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Computerworld Australia - Almost by the day, enterprises are becoming more receptive to the consumerisation of IT and introduction of mobile devices and platforms into their environment.
Introducing smartphones, netbooks or newer technologies such as the iPad and e-readers, can pose security issues to an organisation -- and to any customer or business included in the data held on the devices.
Threats such as Trojans and drive-by-downloads which attack and exploit unpatched vulnerabilities in software installed on an endpoint, rogue security applications, spyware, botnets, worms, viruses and phishing attempts are all threats that apply as much, if not more-so, to consumer devices as office-bound PCs.
And once commercial data makes its way onto an employee's device, which is often unmanaged, the enterprise can no longer control its spread or usage.
"Additionally, consumer platforms such as Mac and iPhone are becoming an increasingly attractive target to attackers due to their explosive growth -- the more there are out there, the more potentially unprotected endpoints there are to attack," regional product management manager APAC and Japan at Symantec, Josh Simmons, says.
IT managers must also bear in mind that while employee devices perform a dual role -- as a personal device and a company device -- the protection of any organisational data held on the devices is totally up to the company, says senior marketing manager for Websense, David Brophy.
"Organisations must not only bear the expense of fines and remediation if they suffer a data loss, they also risk the resulting loss of shareholder and customer confidence," he says. "This can have an adverse impact on reputation, brand, stock value, and even the potential for criminal prosecution against company executives.
"It doesn't matter whether breaches are accidental or deliberate; what matters is that the organisation is seen to have failed in its responsibility to care for personal and confidential information."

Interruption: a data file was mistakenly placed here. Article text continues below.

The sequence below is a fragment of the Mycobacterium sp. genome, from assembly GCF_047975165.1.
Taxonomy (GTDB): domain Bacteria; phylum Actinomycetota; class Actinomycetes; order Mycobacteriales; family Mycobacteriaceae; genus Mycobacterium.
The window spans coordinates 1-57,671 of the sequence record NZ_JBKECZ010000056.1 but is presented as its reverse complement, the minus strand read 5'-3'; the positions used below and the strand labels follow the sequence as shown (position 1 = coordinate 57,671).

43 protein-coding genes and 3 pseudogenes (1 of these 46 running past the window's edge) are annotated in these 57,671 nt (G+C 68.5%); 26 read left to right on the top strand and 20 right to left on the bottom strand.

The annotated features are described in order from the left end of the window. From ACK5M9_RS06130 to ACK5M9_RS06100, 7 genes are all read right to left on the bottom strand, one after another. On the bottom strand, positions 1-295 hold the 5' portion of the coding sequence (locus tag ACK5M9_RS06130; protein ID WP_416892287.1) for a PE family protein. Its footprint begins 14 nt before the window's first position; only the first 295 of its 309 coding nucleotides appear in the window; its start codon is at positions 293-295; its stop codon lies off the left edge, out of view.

It's pretty clear that consumer IT in the enterprise is risky, but if banning or limiting devices isn't an option, what can you do?
To begin managing the risks of consumer IT, Gartner Research vice president, Leslie Fiering, suggests one of the first places to start is in reassessing security policies so that when an employee-owned device attaches to the enterprise network, the security policy's assumption should be that the device is "hostile until proved otherwise".
"The response must be a series of network access controls (NACs) that include strong authentication, and scan and block functionality, as well as network behaviour analysis," she says. "A variety of methods can be used to identify specific devices, their physical and virtual locations, and their usage history."
Such device 'fingerprinting' can help organisations determine whether a user is connecting from a managed company device, from a personal device that has been registered with the organisation's technical support group, or from a completely unknown system such as a kiosk in a coffee shop. Further tests can also determine the security posture of the device, and whether it has been recently scanned for malicious software.